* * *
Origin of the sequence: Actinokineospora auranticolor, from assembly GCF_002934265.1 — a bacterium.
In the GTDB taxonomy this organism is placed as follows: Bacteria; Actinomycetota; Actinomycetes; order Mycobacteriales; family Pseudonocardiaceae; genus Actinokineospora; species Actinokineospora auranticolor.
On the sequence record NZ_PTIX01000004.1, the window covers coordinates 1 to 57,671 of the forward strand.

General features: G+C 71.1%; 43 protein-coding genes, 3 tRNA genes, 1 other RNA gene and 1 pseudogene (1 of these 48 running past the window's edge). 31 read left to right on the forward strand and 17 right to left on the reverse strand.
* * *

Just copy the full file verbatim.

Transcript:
Origin of the sequence: Actinokineospora auranticolor, from assembly GCF_002934265.1 — a bacterium.
In the GTDB taxonomy this organism is placed as follows: Bacteria; Actinomycetota; Actinomycetes; order Mycobacteriales; family Pseudonocardiaceae; genus Actinokineospora; species Actinokineospora auranticolor.
On the sequence record NZ_PTIX01000004.1, the window covers coordinates 1 to 57,671 of the forward strand.

General features: G+C 71.1%; 43 protein-coding genes, 3 tRNA genes, 1 other RNA gene and 1 pseudogene (1 of these 48 running past the window's edge). 31 read left to right on the forward strand and 17 right to left on the reverse strand.